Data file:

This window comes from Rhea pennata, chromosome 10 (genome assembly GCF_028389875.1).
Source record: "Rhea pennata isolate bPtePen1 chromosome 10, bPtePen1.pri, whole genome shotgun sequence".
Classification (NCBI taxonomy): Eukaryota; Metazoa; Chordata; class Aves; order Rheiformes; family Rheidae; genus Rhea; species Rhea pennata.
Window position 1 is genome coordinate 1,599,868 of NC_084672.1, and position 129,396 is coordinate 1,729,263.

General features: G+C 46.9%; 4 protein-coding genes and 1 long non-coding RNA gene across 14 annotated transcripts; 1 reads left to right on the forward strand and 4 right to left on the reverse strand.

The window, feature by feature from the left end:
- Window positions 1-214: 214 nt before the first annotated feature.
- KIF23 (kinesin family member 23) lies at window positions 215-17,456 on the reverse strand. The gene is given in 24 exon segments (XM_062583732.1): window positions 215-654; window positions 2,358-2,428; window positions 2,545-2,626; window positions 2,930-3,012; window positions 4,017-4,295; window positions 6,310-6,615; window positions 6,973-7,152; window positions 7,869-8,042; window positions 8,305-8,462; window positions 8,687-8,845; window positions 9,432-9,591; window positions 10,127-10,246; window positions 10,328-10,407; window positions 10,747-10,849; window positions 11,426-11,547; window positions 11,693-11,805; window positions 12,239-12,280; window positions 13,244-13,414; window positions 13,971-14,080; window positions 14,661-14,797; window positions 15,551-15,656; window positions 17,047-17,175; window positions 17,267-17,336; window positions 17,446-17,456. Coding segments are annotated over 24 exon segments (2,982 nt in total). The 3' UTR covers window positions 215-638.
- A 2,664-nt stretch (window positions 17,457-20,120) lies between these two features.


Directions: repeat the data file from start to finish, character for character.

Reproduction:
This window comes from Rhea pennata, chromosome 10 (genome assembly GCF_028389875.1).
Source record: "Rhea pennata isolate bPtePen1 chromosome 10, bPtePen1.pri, whole genome shotgun sequence".
Classification (NCBI taxonomy): Eukaryota; Metazoa; Chordata; class Aves; order Rheiformes; family Rheidae; genus Rhea; species Rhea pennata.
Window position 1 is genome coordinate 1,599,868 of NC_084672.1, and position 129,396 is coordinate 1,729,263.

General features: G+C 46.9%; 4 protein-coding genes and 1 long non-coding RNA gene across 14 annotated transcripts; 1 reads left to right on the forward strand and 4 right to left on the reverse strand.

The window, feature by feature from the left end:
- Window positions 1-214: 214 nt before the first annotated feature.
- KIF23 (kinesin family member 23) lies at window positions 215-17,456 on the reverse strand. The gene is given in 24 exon segments (XM_062583732.1): window positions 215-654; window positions 2,358-2,428; window positions 2,545-2,626; window positions 2,930-3,012; window positions 4,017-4,295; window positions 6,310-6,615; window positions 6,973-7,152; window positions 7,869-8,042; window positions 8,305-8,462; window positions 8,687-8,845; window positions 9,432-9,591; window positions 10,127-10,246; window positions 10,328-10,407; window positions 10,747-10,849; window positions 11,426-11,547; window positions 11,693-11,805; window positions 12,239-12,280; window positions 13,244-13,414; window positions 13,971-14,080; window positions 14,661-14,797; window positions 15,551-15,656; window positions 17,047-17,175; window positions 17,267-17,336; window positions 17,446-17,456. Coding segments are annotated over 24 exon segments (2,982 nt in total). The 3' UTR covers window positions 215-638.
- A 2,664-nt stretch (window positions 17,457-20,120) lies between these two features.